Try to determine the reason for the gas and consider treating, fixing, or eliminating the root cause. For example, baby may become more irritable and gassy after nursing when mom has had a cup of coffee within the last couple of hours. Reducing the intake of caffeine will in turn lessens the likelihood of gas and discomfort being of concern for baby. If it is suspected that baby is gassy due to a hard letdown, mom can pump for a couple of minutes (until immediately following the letdown) prior to feeding baby, or allow baby to suckle until mom feels the letdown approaching, and remove baby until the milk has come in.
1Parker-Pope, Tara. "Probiotics for Colicky Babies". New York Times. 14 Feb 2011. 06 Jan 2014 <http://well.blogs.nytimes.com/2011/02/14/probiotics-for-colicky-babies/?_r=1>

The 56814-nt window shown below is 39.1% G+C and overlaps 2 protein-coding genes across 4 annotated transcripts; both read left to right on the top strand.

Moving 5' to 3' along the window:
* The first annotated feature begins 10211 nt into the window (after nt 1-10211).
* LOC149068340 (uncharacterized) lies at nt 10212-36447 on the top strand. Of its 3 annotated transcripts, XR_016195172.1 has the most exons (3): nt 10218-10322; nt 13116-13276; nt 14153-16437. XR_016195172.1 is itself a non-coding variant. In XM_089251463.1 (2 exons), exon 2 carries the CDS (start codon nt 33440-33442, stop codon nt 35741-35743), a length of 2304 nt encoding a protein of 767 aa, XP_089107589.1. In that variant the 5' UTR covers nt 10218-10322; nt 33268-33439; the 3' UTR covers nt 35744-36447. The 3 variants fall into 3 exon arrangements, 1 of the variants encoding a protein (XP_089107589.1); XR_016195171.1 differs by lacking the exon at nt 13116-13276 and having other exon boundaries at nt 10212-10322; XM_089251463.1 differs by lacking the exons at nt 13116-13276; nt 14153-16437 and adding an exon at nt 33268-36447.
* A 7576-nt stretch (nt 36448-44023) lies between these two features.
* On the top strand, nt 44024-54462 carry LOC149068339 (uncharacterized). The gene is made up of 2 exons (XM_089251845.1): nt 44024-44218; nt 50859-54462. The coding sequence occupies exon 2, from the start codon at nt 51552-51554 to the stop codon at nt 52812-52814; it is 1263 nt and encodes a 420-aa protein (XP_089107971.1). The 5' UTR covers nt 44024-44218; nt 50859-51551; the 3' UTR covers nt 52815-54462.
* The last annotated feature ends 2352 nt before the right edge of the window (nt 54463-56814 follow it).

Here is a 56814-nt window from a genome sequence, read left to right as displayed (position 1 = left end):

2 Anabrees, Jasmine. "Probiotics for the Management of Infantile Colic in Breastfed Infants." NCBI. US National Library of Medicine, National Institutes of Health. 2013 Jan-Mar. 06 Jan 2014. <http://www.ncbi.nlm.nih.gov/pmc/articles/PMC3761958/>
3"Oral Probiotics: An Introduction." US Dept of Health and Human Services. National Center for Complementary and Alternative Medicine. Jan 2007. 06 Jan 2014. <http://nccam.nih.gov/health/probiotics/introduction.htm>
As if society does not place enough pressure on breastfeeding mothers, add in that nagging “good mother’s voice” and times of low milk supply with a demanding infant ready to nurse, and one has the ultimate recipe for a milk supply strike. First and foremost, women have been breastfeeding for thousands of years. The body is perfectly engineered to give baby what baby needs, when baby needs it. Demanding the breast and constantly wanting to nurse is a sign of a healthy eater who wants to breastfeed. It may mean less restful sleep for mom, or possibly sore breasts, but it is important to stick with it, and know that baby will help the body produce more milk. A woman’s body is designed and destined to work with the baby. As the baby demands more milk, the body produces it. Sometimes, it may feel as though the body is not keeping up with baby, and then - as if with a snap of fingers, the white gold flows.